Frost Harrow Book 3 – GHOULS – Ch.19

Welcome to FROST HARROW Book 3.  (No previous reading required.)  Please support my work via Patreon at www.PaySteve.com.  Enjoy!

NINETEEN – PAST, PRESENT, AND FUTURE

When Grant and Ivy entered the Green Leaf Tea Room, Rick Christopher and Cassie Peters were already waiting at the bar.

“Well, hey, slowpokes,” said Rick. “What kept you?” He’d doffed his police uniform in favor of a plaid shirt and jeans. Cassie wore a tight-fitting black dress with matching tank top and a white demi-jacket.

“Tied up at the office,” explained Grant.

“Ooh,” said Cassie, smiling. “Sounds fun.” Rick gave her a quick hug and smiled, too.

Ivy rolled her eyes as she and Grant sat down next to their friends.

“What’ll ya have, folks?” asked the bartender.

“Cranberry juice and Vodka for me,” said Grant, “Coke for the lady.” The bartender went to fetch the drinks.

Cassie poked Ivy in the ribs with her elbow. “Still playing the chaste twenty-year-old, Ivy?” she asked playfully.

Ivy frowned. Obviously, her friend had started celebrating a bit early. Cassie never was very good at holding her liquor. “I don’t want to break the law,” she said seriously. “Your boyfriend might arrest me.”

Rick put down his ginger ale and shook his head. “Not me. I’m off duty. Besides, ain’t no use arresting you Frosts anyway. I heard you got a permanent get-out-of-jail free card.”

“So, how long we gonna have to wait for a table?” asked Grant, squirming slightly on his stool.

“Any time you’re ready,” said Rick, standing. “They freed one up about ten minutes ago.”

“That’s lucky,” said Ivy. “Not many places open on Monday nights. I’d’ve thought they’d be busier.”

“And make the Frost-Winslow party wait?” said Cassie. “Not bloody likely.”

Ivy and Grant frowned. They both disliked using their position for cheap advantage. But there was nothing to be done about it now. Ivy reminded herself to mention it to Cassie later; she assumed Grant would do the same with Rick.

They flagged the hostess, and the four of them adjourned to a booth in the back corner of the building’s first floor.

The Green Leaf Tea Room was dimly lit during the daytime; at night it could be almost gloomy. Sconced candles provided most of the illumination. The ambiance took some getting used to. Still, soon they could see well enough to read the menus. A few minutes later a waitress came by and took their order.

“They should have glow-in-the-dark menus,” Grant commented after she’d gone.

Ivy chuckled. “Good idea. It would add to the place’s mystic aura.”

“I don’t know how they see to serve the food,” Cassie remarked.

“They keep it this dark because they don’t want you to see the food,” Rick joked. “Maybe I should take up moonlighting as a health inspector.”

“I’ve seen the inside of your cop car,” said Grant. “I don’t think you’d pass the exam. So,” he continued, leaning back and putting his hands behind his head, “you guys ever going to figure out who that skeleton belonged to and give me my subdivision back?”

Rick took a sip of his drink. “As a matter of fact,” he said, “we police do our jobs upon occasion.”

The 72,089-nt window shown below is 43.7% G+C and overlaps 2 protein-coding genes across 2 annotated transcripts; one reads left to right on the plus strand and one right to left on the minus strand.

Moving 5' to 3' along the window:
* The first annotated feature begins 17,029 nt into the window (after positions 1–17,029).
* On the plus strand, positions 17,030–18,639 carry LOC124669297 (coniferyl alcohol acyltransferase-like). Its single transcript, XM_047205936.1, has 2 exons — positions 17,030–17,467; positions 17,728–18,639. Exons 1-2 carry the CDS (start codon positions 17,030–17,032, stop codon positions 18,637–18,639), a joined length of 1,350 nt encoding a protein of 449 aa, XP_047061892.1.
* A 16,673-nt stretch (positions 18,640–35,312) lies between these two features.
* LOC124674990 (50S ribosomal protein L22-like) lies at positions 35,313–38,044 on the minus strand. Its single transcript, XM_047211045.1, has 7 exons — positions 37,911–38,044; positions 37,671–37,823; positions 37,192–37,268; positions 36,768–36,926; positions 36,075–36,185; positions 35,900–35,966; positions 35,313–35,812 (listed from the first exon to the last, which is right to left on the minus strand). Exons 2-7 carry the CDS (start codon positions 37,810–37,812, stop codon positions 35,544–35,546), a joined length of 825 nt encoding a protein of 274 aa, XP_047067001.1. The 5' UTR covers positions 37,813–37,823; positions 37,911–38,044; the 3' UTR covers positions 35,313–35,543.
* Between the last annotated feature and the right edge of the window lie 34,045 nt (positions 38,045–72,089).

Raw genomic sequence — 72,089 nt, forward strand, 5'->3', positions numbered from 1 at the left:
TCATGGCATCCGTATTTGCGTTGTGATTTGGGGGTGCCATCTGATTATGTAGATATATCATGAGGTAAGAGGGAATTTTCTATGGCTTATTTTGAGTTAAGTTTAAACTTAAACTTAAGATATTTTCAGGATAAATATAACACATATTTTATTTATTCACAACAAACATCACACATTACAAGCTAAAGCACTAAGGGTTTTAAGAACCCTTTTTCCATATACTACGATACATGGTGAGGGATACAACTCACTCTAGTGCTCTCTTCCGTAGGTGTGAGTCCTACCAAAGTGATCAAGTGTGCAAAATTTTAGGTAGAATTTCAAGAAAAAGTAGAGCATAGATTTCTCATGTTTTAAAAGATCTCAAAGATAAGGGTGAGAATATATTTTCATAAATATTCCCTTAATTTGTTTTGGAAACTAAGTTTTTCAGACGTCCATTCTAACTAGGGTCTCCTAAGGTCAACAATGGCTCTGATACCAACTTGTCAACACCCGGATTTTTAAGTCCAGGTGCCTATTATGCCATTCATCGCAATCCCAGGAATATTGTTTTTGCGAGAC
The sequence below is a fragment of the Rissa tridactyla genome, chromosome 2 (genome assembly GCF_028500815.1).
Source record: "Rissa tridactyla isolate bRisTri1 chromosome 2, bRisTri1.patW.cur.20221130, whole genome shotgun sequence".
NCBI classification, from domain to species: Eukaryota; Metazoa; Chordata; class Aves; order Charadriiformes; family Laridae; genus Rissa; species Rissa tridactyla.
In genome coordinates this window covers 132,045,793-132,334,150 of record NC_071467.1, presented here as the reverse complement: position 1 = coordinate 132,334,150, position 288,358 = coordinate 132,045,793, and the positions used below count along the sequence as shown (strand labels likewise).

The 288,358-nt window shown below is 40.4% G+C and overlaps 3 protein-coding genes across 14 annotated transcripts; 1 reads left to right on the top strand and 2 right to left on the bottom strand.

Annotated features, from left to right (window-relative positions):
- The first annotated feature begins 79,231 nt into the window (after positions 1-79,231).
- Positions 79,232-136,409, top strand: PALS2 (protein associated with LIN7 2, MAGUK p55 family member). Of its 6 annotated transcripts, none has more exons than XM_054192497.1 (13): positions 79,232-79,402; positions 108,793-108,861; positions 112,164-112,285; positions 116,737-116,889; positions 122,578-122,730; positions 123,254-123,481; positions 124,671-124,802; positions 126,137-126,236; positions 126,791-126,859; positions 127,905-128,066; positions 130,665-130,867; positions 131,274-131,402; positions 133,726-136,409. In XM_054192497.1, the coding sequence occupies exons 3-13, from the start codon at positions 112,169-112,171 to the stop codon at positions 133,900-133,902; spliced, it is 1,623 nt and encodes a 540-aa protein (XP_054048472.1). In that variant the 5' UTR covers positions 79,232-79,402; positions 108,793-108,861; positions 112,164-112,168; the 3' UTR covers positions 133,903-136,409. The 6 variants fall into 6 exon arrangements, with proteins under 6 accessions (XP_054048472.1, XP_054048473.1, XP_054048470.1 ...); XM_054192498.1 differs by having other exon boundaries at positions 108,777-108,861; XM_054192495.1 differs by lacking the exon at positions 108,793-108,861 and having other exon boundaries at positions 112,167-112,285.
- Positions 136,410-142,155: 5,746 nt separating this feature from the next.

“So, you know who it is?” said Ivy.

“Why didn’t you tell me?” asked Cassie.

Rick shook his head at her. “Wanted the Big Man to know first, darlin’. Of course, you didn’t hear this from me…”

Grant nodded.

“But the woman in the unmarked grave was Jill Collins.”

Grant dropped his drink. “Jill Collins? Jesus!”

Ivy looked at him with concern and helped him mop up the spill with a napkin. “Grant, do you know her?” Ivy asked.

“I… Yes. She was my uncle’s secretary before Kay. She left town just before I did.”

“That was the story at the time, anyway,” said Rick. “Looks like she never made it out of Frosthaven after all.”

“Shit,” said Grant, looking like he’d just been hit in the head.

“Had a hell of a time identifying her,” Rick continued, “what with no dental records being available. Finally traced a piece of jewelry we found near the corpse.”

“Ugh!” said Cassie, shuddering. “Dead all these years and no one even knowing it.”

“She didn’t have any close family,” said Rick. “No one to miss her.”

“Jesus,” said Grant, sounding as if he were a million miles away. “She was my friend. She wasn’t much older than me.”

Ivy put her arm around him. “It’s okay, babe. Do you want to go home?”

Grant shook his head. “No. I’ll be all right. It just never occurred to me that she might be dead. I thought she had a fight with my uncle or something and just packed up. He told me she’d quit. I don’t think he ever really liked her.”

“Old Abner never liked anybody,” put in Rick.

“He liked his money well enough, though,” said Grant. “Shit. I wondered at the time what happened to her, where she went.”

“We still don’t know,” said Rick. “And unless we find her head, we may never know.”

“So, you’ll be keeping the site off limits for a while longer?” asked Ivy.

“No, as a matter of fact. We think we’ve found just about everything we can without tearing the whole place up.”

“My workers can tear the place up as well as your cops,” noted Grant.

“That’s what we figure. So, we’re turning the site back to you. Chief’s gonna ask your folks to keep an eye out for more evidence, though.”

“That’ll be no problem. Maybe I could make a couple of the buildings near where we found the body from rammed earth rather than concrete. That way we’d have to sift through the dirt on site before mixing it with cement.”

“Sounds like a plan,” agreed Rick. “The Chief’ll probably be pretty grateful for the help. Four-year-old homicide of a girl with no relatives or friends in the area doesn’t leave a cop with a lot of places to start.”

“Helping the cops sift evidence, Grant…” Ivy mused. “I’m sure you’ll hear no end of it from Randolph Byrd. I don’t think he likes learning new things.”